It’s one of those moments when I have so much to say, but the right words seem hard to come by. Lately, there were times my mind seemed so heavy with thought that I feared my brain would collapse. I’d end up disappearing from sight as I sank into my own personal black hole. Bye bye, Sume.
The holidays were good to the kids and I this year. We managed to have a “real” Thanksgiving and Christmas complete with all the trimmings. It’s not that I’m big on those particular holidays, but I think I missed the tradition. Having played a major role in providing it for myself and my children added extra meaning.
I crossed into the new year and my 41st year quietly as I had intended. Instead of celebrating, I preferred to take the time to just relax, spend some time with my family and contemplate the previous year. The only damper was running into my adoptive father at work on New Year’s eve.
I heard my name being called and turned around to see him and my step-mother standing there. I smiled and greeted them both. My step-mother smiled and said hello. My adoptive father looked at my name badge, pointed at it and said, “What’s that?”
“My name,” I replied still trying to smile.
“No it’s not,” he said coldly.
No longer feeling the need to justify myself to him, I decided to ignore his disapproval and turned to my step-mother to ask how she was. We had a brief conversation about what and how everyone was doing. I said goodbye to my stepmother. They left.
I’d be lying if I said the encounter didn’t bother me. I’m sure the rift between us will always be a source of sadness. After they’d gone, I realized I hadn’t really even looked at my adoptive father. I don’t think I can really look at him anymore – or maybe it’s more appropriate for me to say I can’t really see him now. After all that’s happened, I no longer view him from the perspective of a daughter. To be honest, I don’t know how he fits into my world – if at all.
During the short drive home, I tried to shake off the experience. Maybe it’s selfish of me, but I wanted to observe the arrival of the new year in quiet celebration of having survived the previous year. It wasn’t the time to hash over my shortcomings, and that’s what my adoptive father always made me think of – failure.
But I’d realized that his disappointment stemmed from whether I’d succeeded at the things he’d wanted in the way he’d wanted them. Anything outside his expectations was either a failure or not worth noticing. This might be an issue with many children and their parents; but if I take into account the added layer of my adoption, the hit on my self esteem doubles. Not only was I a failure as a daughter, but as a human being as well. It was as if he were constantly saying I had been a waste – not worth the expense, not worth trouble. Fail.
The day I stopped viewing myself through his eyes and stopped seeking his approval was the day I began to feel my own worth. It had been the same situation in my marriage. Twice trapped and lucky enough to have escaped twice, what choice did I really have if I were to keep any sense of self worth? I ceased to give a damn about what either one of them thought.
Restless, I walked out and sat on the stairs. It was 4am, New Year’s day. I sat shivering in fuzzy, pink plaid pajama pants and a plush, burgundy house robe. The air had grown colder since I’d come home from work, but it felt good. It was strange how the cold I once detested didn’t seem to bother me so much anymore. Maybe it had something to do with my age. Maybe it was was all the changes. I mean, after all I’d been through, the cold had become the least of my worries.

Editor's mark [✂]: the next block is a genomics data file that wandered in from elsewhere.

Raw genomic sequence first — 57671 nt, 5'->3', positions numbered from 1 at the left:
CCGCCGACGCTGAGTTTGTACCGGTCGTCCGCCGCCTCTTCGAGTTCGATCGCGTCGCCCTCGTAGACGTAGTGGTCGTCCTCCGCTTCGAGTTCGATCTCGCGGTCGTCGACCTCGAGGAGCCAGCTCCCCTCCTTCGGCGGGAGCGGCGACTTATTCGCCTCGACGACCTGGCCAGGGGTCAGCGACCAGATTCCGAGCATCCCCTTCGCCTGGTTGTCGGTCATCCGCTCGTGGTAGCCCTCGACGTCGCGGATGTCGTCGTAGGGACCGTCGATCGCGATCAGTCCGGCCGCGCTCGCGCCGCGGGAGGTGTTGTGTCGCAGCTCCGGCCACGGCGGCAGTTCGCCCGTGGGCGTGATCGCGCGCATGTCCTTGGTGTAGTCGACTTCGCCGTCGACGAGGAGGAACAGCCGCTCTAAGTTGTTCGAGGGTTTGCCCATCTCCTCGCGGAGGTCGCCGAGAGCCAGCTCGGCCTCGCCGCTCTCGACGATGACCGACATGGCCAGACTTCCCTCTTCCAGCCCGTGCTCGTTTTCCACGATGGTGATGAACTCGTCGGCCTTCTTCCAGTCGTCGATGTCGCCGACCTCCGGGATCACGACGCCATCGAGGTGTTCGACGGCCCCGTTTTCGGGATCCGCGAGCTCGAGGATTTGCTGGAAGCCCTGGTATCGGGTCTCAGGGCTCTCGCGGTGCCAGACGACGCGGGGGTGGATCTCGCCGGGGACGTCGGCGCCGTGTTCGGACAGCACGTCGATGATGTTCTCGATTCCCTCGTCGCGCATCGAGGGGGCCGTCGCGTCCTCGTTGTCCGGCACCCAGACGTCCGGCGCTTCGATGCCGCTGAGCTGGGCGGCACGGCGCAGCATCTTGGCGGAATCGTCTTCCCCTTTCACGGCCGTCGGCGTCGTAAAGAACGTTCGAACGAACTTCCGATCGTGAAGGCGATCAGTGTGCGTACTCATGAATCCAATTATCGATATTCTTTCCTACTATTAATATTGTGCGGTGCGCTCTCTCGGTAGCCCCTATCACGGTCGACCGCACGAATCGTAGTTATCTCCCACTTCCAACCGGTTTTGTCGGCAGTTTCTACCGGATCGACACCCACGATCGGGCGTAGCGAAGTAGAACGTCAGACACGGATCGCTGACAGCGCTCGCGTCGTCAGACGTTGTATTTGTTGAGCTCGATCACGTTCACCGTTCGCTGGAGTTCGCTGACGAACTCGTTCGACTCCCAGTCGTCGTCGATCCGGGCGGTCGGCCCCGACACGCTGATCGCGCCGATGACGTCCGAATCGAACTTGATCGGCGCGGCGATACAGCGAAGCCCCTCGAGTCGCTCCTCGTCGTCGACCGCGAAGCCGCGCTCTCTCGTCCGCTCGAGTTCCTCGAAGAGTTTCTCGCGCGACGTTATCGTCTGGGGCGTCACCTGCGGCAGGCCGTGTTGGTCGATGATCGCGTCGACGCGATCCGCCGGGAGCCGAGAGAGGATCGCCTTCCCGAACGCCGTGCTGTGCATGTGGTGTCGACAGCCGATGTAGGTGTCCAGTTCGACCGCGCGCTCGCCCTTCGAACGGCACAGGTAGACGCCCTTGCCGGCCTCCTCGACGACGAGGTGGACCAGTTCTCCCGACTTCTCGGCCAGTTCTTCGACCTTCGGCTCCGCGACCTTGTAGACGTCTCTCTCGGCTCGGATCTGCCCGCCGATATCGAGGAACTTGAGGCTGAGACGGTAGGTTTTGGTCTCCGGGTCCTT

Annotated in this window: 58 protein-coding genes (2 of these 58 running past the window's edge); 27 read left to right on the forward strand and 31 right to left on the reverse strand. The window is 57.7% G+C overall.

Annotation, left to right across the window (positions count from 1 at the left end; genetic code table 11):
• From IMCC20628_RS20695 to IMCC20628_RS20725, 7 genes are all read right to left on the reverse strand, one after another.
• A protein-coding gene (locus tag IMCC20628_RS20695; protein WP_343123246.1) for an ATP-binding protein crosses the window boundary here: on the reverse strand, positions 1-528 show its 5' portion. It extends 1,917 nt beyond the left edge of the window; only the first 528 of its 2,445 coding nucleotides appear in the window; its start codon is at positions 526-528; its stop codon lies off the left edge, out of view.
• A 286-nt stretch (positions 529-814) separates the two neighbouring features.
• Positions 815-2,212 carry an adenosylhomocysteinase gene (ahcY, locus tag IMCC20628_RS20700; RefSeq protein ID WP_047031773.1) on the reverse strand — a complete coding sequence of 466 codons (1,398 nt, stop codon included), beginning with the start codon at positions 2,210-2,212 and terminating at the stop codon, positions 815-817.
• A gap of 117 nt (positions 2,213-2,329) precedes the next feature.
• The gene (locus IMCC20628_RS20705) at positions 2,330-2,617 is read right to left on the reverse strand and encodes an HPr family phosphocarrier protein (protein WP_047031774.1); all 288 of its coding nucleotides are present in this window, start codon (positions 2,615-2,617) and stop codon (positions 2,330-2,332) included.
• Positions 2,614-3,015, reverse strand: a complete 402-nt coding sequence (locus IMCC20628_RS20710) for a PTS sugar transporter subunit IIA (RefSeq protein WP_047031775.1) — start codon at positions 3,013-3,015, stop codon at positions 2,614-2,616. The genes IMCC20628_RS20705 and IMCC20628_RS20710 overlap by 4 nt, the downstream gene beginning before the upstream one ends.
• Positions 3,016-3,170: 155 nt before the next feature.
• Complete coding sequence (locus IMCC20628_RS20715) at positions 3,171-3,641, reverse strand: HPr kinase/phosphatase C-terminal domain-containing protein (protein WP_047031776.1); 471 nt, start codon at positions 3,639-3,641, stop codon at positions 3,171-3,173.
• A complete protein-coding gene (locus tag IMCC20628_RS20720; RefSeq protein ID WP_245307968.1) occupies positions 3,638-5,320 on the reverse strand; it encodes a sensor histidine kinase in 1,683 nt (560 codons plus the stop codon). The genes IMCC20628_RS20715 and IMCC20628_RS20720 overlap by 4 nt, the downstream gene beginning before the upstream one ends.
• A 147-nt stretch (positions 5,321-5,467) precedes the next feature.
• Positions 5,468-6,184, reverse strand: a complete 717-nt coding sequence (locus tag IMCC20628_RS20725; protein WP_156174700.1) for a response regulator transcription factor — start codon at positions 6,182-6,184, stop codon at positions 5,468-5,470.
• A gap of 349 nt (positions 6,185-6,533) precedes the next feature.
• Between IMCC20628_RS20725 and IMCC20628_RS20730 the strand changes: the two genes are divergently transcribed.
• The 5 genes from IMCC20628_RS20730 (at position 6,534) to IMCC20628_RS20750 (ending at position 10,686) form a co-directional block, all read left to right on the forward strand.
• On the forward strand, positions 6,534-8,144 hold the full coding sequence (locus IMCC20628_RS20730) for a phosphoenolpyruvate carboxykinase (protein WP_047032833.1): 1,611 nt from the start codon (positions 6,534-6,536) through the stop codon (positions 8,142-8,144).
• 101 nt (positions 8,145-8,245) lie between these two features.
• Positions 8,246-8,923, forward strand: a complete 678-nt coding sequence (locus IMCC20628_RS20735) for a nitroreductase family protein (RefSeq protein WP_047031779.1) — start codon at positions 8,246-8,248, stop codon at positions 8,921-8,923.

It was around this time two years ago that I moved to Texas and around this time last year that I moved out of my adoptive father’s house. That might explain why I was suddenly feeling restless. It was as if some part of my subconscious had jumped to attention as if to ask, “What’s going to happen this time?”
My insides felt heavy with emptiness as I thought back over the entirety of my life. Those old “if only’s” began to scroll before my mind’s eye like an electronic ticker tape. If only I’d kept my eyes closed and just played along. If only I’d kept pretending to be the dutiful daughter, the pious wife. If only I had kept my memory short and ignored the obvious. If only I’d ignored the lies, the patriarchy, the misogyny, the misuse of religion, the manipulation. If only I hadn’t learned to see through the hypocritical justifications. If only I hadn’t learned to deprogram myself. I could have lived the happy dream in oblivion.
No, not that again. I should be celebrating. There was no time for regrets and no room for self-doubt. But even as I mentally and spiritually renewed my sense of purpose, I knew my heart and mind would (just as they’d always done) repeat this conversation until the day I died.
It’s human nature to ask those “what if” questions and to speculate on the unknowable. Again, it was about finding a balance. Questioning to the point of inaction hinders progress, but not to question oneself at all would point to a bloated ego.
This was one of the many lessons I’d learned and in some cases, had to re-learn over the last couple of years. This was, after all, something I’ve come to think was more important than either “success” or “failure”. What did I learn? Had I applied previous knowledge successfully or had pounded into my thick skull once again?
My adoption would always, in some sense, flow into my existence, but it was I who chose how it shaped me as a human being. It’s something so obvious and self-explanatory and yet, was something I had to learn. As a sentient being, I had been taught that self-determination was a “God-given right”, but that had somehow not extended down to my adopted self. Why?
I could fill pages and pages in an attempt to answer that question, but would rather sum it up by saying, “I allowed it to happen, because I didn’t know any better.” My brain didn’t possess the tools to recognize what was happening. Afterward, even though I had opened my eyes, I lacked the sense of empowerment to do anything about it.